Official Session Name: (10:30am)
Panel: “From Slate to Chalk to Tablets and Apps”
Summary / Ecampus Takeaway:
The conference really gets started, with some great discussion of the real world state of educational gaming (with some specific examples/links).
From slate to chalk
Jamie from Turk is a small division within Edge [?]. Not on the brief. Scott is dude on the end (Older, with beard and notable nose. see photo).
Talks about state education being driven by common core. Claims a new shift in focus (a change) is needed to connect information across grades. Not sure how to apply metrics to this longitudinal learning focus.
Scott: makes games that get used. But also thinks of it as research. Recently made an ARG with the Smithsonian.
Michael: ran state education things in Pennsylvania (deputy secretary). Claims Educurious is focused on how to change the classroom to take advantage of changes around it. (!)
[ I skipped Kathy: to look up Michael. ]
Jamie: First game was blue mars a virtual world. A Martian graveyard. Currently working on canaries in a coal mine project.
Kim [moderator?] asks for examples that show why games work.
Scott notes the state of the research is far behind the state of development. Notes that when students were engaged in mystery, they were flattered to have paleobotanist using big words at them.
Michael claims 9th grade is the most boring year of school, when more drop out. To solve, kids need to come to school eager to learn. Need to know. So we need to connect them to work in the real world. (scientists and research). When presented with an expert in field they care about, they step up. Realize this is their chance.
Need to help them realize how their interest is connected to learning.
Kathy mentions hour long PBS special on digital learning. (FIND IT!) available online. Shows that a lot of programs are going on outside the schools.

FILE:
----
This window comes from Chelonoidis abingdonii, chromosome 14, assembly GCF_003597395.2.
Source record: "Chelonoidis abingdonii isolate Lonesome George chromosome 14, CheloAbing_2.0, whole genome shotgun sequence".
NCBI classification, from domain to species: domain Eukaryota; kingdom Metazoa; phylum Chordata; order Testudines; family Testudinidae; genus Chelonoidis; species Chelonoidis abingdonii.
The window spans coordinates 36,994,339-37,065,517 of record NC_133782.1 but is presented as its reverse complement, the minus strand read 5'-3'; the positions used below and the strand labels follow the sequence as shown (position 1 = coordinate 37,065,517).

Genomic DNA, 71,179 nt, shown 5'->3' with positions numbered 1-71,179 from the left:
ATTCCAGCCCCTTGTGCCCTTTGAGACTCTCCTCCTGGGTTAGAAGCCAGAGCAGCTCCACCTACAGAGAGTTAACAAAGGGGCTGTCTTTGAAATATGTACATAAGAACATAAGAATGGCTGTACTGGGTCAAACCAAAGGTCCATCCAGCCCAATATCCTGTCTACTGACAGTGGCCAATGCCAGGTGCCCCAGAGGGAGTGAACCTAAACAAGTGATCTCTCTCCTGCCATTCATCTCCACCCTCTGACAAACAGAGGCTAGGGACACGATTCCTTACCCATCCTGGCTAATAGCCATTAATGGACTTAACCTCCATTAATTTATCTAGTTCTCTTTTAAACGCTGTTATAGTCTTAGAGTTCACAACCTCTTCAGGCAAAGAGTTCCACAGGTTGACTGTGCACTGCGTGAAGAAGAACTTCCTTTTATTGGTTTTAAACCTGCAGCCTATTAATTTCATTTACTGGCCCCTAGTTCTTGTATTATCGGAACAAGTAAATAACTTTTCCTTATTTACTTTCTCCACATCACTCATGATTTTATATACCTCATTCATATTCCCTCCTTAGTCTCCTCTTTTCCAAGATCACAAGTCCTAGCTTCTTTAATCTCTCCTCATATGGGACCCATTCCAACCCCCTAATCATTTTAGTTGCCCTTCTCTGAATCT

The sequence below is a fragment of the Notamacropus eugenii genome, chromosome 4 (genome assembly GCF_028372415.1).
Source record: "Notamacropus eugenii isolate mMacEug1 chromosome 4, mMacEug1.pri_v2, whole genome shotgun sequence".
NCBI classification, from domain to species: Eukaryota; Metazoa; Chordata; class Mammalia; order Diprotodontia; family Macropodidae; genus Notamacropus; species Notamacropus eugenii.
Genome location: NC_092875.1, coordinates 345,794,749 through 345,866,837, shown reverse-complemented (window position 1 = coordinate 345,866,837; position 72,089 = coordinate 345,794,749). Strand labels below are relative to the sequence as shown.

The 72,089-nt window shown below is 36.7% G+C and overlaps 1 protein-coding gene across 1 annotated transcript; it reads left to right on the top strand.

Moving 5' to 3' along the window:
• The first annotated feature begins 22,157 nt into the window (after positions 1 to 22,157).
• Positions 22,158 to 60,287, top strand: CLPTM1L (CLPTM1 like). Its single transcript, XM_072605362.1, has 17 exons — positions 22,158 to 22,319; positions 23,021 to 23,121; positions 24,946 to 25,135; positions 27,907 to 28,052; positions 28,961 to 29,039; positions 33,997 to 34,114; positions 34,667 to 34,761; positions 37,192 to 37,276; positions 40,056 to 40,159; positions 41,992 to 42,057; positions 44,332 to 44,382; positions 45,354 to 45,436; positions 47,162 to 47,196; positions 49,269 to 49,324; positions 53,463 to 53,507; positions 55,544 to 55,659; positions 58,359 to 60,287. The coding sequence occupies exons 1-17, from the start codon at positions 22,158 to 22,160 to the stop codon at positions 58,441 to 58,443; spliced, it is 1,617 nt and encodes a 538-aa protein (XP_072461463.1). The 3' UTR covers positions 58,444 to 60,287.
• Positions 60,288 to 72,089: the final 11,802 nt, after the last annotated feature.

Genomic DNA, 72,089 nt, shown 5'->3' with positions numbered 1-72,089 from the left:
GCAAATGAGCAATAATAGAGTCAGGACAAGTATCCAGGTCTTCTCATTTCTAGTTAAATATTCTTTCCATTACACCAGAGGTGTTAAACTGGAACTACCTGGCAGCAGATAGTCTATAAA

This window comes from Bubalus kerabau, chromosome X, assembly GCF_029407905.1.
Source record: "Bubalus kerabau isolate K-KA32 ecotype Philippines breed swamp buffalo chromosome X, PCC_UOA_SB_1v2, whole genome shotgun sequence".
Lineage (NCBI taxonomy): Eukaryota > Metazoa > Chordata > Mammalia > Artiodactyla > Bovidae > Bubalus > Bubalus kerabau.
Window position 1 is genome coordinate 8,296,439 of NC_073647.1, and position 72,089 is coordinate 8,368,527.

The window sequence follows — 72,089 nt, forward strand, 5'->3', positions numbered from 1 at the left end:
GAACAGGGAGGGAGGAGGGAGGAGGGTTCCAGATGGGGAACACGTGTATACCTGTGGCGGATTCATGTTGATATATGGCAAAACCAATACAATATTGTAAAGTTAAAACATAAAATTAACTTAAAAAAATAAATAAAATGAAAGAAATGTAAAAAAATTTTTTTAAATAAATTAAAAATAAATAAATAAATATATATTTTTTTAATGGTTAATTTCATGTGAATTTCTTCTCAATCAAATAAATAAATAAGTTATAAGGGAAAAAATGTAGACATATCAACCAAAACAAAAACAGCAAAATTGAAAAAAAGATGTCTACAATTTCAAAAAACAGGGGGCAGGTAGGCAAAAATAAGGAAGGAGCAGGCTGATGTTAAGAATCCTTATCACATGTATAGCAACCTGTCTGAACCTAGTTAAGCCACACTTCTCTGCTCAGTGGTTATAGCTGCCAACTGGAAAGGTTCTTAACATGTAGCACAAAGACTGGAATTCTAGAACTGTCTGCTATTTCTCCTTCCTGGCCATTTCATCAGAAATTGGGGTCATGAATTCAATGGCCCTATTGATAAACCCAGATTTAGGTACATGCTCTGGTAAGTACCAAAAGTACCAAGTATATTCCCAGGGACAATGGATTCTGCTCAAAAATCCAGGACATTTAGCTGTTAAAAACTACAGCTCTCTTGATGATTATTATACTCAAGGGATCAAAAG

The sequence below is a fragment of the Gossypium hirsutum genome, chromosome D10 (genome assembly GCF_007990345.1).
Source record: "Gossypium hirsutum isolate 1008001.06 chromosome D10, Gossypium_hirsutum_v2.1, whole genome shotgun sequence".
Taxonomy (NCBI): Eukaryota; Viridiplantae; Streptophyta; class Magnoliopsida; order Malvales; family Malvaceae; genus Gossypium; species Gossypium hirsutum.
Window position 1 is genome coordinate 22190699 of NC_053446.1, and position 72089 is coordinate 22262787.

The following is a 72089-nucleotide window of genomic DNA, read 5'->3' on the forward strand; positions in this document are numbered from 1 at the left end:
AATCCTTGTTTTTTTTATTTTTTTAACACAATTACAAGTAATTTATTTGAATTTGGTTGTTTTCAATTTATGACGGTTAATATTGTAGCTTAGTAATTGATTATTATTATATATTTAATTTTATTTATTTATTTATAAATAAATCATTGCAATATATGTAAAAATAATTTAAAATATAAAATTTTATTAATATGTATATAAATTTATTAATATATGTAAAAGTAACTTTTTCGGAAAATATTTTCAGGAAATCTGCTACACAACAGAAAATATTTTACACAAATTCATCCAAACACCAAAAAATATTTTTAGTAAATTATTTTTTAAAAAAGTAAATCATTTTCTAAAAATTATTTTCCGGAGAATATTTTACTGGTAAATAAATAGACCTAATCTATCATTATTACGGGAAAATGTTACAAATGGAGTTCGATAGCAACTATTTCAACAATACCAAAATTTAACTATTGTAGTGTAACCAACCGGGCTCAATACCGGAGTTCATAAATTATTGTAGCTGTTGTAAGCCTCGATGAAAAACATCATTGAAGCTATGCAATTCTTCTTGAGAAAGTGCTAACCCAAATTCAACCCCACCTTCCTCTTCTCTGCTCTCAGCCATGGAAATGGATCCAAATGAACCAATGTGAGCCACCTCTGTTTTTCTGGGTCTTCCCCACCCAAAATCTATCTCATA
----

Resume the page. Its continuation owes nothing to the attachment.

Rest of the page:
Jamie notes kids are going to games, whether they are in the classroom or not.
Scott notes the practice of playing games is science. Testing hypothesis.
Kim asks what skills can we assess with games, that we can’t currently with tests?
Jamie – the trick is how to embed. There is no multiple choice exam at the end of Halo,or in the real world. Rather, what you produce is what you are measured by…
(Makes me think of biometrics and the need for a strong one on one interviewer… Maybe a chat bot could provide this service, and turn unique answers into stats?)
Kathy looking at Edusteps. How do you really evaluate creativity. Mentions book “Reality is broken, why games make us better”.
Mentions a good report on kids using games around the world, from birth to 5 years old. In slums of Mumbai (missed name).
Michael mentions “psychomatricians” (metricicans).[?] Quickly spits out what they measure, too fast for me to write. … One was
Temporal disassociation (loading time). Another was school attendance. Then mental cognition… Thinking like a mathematician and understanding tools around you. And ultimately progress towards competency. … He mentions badges given out, and not knowing what value they have.
The last is the world we live in… Notes rubrics and not needing a multiple choice test. U. …I don’t follow this last.
Scott points out standard assessments are the wrong thing. Points out halo is the assessment. Says web served games are powerful for measuring. Mentions NAPE exam, and he was in Washington recently … Talking to some dudes about this. Hoping with common core there is possibility to measure things like how long students stick with it. And others… (spoke fast). Has this interesting idea that games are the test.
A:Scott mentions you have to look at Quest To Learn. A NY school.
Michael notes they use blended learning model, so you can measure how far the project went into the field to deliver final result. And notes teachers have to have an open stance, or it won’t work. Teacher manages culture in the room.
Q:What are best examples post secondary?
Scott notes nobody worries about teaching methodologies in college. They just do what they want. Look up TEAL at MIT for project based learning.
Kathy says I hope everyone has heard of pubtropica. [Poptropica] … PBS Kids also comes up, doing a lot of research.
Base networks? [bayesean?]
There are equity issues around using games as homework.
Scott says real question is whether home atmosphere supports homework. Notes not every kid may not have Internet at home. But not against it.
Check Back Later For:
Edits to the text? photo…